Being able to observe yourself trying something new and embracing change can give you a sense of boosted self-confidence and the awareness that you’ve already conquered a lifetime — now, it’s time for a new one.

4) Developing Close Relationships

Socially active seniors are happy, active seniors because they have had the opportunity to form close relationships. These are often with individuals they might never have come in contact with if they hadn’t branched out, tried something new or put themselves out there.

Sometimes, following through with our deepest desires — the ones we’ve been ignoring from middle-age, perhaps even from childhood — during our older adult years can help us come across those friendships and relationships that are far deeper and more meaningful than anything we’ve experienced before.

These powerful connections sometimes feel so fortuitous, we may describe them as “meant to be.” But what they are the result of is the willingness to be vulnerable and social with someone new.

5) Being a Part of Something Greater

Speaking of new meaning in our lives, seniors thrive when they have the chance to be part of something greater.

Perhaps you have spent your working adult life performing at a job that was “just okay” but nothing special. Perhaps you’re only now getting a chance to go after what you love because you don’t have to shoulder the financial burden of a family or have children to be responsible for anymore.

Suddenly, older adulthood becomes a time to reconnect with your true purpose and be a part of something greater. The first step to finding this is trying out a social activity that you’ve always longed to do but shied away from.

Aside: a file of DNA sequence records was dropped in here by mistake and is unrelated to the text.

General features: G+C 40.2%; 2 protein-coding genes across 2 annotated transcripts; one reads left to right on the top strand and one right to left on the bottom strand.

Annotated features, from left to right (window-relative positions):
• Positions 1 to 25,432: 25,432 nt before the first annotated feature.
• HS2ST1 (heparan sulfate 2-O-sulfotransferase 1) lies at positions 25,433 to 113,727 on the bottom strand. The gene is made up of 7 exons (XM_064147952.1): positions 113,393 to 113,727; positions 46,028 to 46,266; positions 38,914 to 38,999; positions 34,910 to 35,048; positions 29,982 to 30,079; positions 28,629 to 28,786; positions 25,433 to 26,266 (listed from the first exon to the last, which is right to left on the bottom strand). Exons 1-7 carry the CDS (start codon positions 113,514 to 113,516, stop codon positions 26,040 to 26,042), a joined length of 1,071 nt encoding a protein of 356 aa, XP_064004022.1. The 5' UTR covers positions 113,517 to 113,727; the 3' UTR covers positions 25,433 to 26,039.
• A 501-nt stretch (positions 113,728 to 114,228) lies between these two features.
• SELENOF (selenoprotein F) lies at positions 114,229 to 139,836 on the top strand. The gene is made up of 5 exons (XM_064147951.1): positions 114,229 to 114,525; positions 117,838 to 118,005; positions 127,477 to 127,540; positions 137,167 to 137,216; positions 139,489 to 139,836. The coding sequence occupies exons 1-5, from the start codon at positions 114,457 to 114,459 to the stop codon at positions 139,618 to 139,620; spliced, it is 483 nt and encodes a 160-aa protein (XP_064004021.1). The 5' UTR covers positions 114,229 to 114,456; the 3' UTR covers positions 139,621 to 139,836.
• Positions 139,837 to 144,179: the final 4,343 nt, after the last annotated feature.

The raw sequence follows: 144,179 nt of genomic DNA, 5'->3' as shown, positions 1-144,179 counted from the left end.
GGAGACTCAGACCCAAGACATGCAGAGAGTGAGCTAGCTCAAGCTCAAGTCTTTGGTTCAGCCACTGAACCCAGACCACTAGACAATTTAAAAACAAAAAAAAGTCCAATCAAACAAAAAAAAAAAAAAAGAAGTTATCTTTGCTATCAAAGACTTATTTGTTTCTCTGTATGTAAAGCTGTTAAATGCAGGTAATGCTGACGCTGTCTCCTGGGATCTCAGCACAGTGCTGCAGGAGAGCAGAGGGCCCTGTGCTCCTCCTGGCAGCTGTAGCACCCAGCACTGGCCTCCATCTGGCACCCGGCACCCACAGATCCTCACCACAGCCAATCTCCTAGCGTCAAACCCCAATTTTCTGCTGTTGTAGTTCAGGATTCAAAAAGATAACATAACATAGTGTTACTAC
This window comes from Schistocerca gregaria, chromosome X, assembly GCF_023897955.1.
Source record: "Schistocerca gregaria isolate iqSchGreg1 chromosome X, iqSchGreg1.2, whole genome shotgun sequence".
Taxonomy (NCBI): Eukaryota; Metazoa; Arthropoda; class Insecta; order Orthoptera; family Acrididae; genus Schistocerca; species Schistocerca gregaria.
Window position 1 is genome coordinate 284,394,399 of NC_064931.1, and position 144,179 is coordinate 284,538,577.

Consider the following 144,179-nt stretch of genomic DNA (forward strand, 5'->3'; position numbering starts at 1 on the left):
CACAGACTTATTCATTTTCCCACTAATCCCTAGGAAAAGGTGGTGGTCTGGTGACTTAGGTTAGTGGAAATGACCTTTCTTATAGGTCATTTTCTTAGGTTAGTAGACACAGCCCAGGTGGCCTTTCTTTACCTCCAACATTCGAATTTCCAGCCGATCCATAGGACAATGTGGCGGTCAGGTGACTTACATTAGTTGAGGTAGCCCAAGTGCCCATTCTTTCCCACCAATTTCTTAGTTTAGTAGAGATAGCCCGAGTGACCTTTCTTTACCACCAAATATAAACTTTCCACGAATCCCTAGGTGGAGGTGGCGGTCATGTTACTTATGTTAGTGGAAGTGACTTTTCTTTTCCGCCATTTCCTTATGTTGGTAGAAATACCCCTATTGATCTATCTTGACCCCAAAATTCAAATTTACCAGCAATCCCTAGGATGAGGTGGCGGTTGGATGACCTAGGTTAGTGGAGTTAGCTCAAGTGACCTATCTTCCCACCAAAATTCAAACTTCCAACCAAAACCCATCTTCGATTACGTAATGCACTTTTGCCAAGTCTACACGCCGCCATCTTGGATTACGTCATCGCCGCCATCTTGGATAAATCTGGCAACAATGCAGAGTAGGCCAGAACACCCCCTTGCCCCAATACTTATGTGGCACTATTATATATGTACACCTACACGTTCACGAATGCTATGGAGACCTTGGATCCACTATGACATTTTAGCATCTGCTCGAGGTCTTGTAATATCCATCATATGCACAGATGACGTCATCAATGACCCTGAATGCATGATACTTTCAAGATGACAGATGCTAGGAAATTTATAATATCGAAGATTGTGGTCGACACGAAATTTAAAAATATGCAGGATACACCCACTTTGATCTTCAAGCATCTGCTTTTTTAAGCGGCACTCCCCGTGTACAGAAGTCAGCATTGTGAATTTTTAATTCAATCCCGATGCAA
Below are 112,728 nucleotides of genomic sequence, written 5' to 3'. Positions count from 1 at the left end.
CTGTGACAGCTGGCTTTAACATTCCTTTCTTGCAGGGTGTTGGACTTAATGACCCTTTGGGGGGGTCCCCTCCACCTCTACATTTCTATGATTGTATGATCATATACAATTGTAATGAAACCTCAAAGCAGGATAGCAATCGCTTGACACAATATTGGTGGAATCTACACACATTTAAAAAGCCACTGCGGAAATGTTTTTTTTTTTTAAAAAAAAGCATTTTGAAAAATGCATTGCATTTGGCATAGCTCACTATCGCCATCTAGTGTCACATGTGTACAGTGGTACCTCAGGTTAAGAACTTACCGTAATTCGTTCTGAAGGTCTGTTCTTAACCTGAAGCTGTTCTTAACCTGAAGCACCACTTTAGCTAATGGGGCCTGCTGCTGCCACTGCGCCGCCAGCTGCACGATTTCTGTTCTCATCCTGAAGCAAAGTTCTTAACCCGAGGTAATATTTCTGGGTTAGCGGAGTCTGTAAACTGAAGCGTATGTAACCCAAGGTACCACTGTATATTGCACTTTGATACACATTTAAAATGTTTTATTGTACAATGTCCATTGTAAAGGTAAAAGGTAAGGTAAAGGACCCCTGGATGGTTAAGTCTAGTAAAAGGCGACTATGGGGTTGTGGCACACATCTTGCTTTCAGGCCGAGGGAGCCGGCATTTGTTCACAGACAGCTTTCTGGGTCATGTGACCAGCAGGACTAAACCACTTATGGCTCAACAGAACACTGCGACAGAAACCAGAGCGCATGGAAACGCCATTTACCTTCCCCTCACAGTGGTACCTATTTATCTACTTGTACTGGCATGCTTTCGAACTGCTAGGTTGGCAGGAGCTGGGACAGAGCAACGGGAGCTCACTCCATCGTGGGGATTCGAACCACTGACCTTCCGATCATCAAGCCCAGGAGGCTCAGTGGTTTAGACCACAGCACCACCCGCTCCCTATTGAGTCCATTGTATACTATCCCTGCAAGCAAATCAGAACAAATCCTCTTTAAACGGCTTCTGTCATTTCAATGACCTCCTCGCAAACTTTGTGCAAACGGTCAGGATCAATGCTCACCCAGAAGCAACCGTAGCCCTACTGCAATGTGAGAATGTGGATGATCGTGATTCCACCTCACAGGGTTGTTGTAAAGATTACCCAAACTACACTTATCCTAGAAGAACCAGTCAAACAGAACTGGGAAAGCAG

6) The Opportunity to Try New Things

When seniors embark on new social activities for the elderly or make friends with someone who has a passion for something different, they have the chance to try new things.

The novel and the new keep our brains refreshed and operating at a high level of mental and cognitive capacity. Building new skills, forming new mental connections and trying one’s hand at an unknown activity occupy an important part of the brain known as the nucleus accumbens.

This part usually lights up when we crave something — but it’s also stimulated by risk, uncertainty, and activities that demand focused attention, keeping the mental acuity of seniors sharp and well-functioning.

7) Coping with Mental Illness or Addiction

Compulsive and addictive behaviors can often be calmed or soothed by stable and predictable social activity. One of the best benefits is that these social activities can begin to minimize or mitigate the effects of mental illness or addiction.

Suddenly, the brain and mind are occupied by a new activity, and there is a new way to derive pleasure. This can help stabilize seniors’ moods and emotions, and rebuild their outlook on life.

8) Delaying the Onset of Dementia